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Review of House Atreides


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Well, I know I'm not a reviewer, but as most of you have seen from previous posts, I do know Dune and I figure I might as well give my 2 cents worth (major understatement)

Like I said above, I know Dune, and unfortunatly, no matter how close this book came, it isn't Dune.  Here are the reasons, starting with the biggest to the smallest:

1) It isn't written by Frank Herbert.  I know there is no way to get around that unless one of you manage to build an axlotl tank, and if one of you even try that, I'm calling the local mental hospital.

2) The over-all feel of the book.  That undescribable thing whcih made Dune so great, just isn't here.

3) Now to the actual things that can be fixed (but I doubt will be).  This book was way to sci-fiy (yes the y is supposed to be there) compared to the chronicals.  It played out more like star wars (blah) than Dune with all the technology in it.  Ie. Lasguns.  Everyone has them, even the fremen.  In Dune the things were so damn expensive that only a few could be afforded by Houses Major, and then you would have to be an idiot to buy them becuase the things were more dangerous to you than to your enemy 'cause everyone has shields!  Sheilds are cheap and widly available, making Lasguns weapons only a fool would use.  Thats why knives and swords are the primary weapons of the imperium, they are the only weapons capable of moving slow enough to penetrate a shield while still remaining lethal.  Then you have the "space combat training", more standard sci-fi stuff, which creates even more insconsitancies (I read a psot by someone who said that HA only had one or 2 minor inconsistencies with Dune, there is no way he read the same book as me, but they will be discussed alter on, maybe in my trivia questions on the general discussion board?)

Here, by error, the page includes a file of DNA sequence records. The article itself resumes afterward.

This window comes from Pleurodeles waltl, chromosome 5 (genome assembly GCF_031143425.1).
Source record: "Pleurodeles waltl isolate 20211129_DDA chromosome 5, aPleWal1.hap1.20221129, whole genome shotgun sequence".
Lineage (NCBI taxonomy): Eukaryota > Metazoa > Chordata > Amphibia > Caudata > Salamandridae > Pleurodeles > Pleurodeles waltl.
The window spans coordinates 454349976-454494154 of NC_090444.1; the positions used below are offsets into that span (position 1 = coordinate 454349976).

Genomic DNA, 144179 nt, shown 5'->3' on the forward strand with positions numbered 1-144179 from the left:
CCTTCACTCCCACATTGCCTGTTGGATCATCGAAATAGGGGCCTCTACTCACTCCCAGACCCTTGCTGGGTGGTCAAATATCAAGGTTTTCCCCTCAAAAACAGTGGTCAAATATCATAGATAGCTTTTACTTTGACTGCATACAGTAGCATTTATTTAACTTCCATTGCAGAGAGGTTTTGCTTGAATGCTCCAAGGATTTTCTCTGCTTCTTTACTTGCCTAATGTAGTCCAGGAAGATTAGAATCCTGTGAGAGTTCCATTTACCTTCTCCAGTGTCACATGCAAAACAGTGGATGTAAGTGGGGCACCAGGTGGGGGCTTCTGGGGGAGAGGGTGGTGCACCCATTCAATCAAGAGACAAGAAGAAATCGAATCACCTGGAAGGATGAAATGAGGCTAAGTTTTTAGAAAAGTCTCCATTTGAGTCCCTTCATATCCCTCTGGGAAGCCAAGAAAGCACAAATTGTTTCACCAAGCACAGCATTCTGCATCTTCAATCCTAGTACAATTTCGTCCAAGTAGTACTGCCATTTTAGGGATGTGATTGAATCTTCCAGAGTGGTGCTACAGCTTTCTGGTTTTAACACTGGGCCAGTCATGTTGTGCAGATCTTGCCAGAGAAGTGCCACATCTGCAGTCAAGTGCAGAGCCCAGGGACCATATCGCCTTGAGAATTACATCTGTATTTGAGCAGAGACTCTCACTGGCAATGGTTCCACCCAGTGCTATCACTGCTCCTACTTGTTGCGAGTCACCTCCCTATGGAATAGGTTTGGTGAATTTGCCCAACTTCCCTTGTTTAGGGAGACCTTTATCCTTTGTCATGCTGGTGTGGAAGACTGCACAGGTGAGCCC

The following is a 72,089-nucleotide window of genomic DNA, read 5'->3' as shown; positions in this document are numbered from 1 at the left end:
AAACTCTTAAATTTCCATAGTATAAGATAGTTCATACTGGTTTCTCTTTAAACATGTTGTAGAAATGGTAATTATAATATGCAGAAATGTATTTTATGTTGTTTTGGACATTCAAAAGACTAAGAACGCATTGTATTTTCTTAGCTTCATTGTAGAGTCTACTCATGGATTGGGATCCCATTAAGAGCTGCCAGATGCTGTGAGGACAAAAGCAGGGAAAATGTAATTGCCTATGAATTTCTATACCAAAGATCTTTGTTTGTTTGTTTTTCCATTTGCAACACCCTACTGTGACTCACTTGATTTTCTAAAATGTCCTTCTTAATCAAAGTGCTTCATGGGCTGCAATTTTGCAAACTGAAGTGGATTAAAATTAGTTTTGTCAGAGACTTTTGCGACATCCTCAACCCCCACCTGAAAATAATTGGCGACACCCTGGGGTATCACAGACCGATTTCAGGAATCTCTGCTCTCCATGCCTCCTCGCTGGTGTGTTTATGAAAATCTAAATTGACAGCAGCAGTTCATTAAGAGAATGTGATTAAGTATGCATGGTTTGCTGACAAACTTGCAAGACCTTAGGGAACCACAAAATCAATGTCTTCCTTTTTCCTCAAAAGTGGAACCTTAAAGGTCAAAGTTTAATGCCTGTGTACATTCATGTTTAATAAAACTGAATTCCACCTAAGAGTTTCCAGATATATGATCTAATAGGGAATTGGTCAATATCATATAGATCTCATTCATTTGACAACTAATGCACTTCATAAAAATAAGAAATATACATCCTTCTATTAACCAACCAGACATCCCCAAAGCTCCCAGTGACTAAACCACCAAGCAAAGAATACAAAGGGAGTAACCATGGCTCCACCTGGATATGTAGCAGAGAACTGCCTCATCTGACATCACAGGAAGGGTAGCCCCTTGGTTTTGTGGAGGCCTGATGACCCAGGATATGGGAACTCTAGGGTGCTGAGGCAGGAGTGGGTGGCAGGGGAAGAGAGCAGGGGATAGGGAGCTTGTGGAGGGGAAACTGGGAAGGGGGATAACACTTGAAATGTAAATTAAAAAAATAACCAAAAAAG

4) The reading level.  Frank Herberts dune was at a mutch higher reading level than this book is.  He created entire new languages that were used throughout the novel, and his story was much more complicated.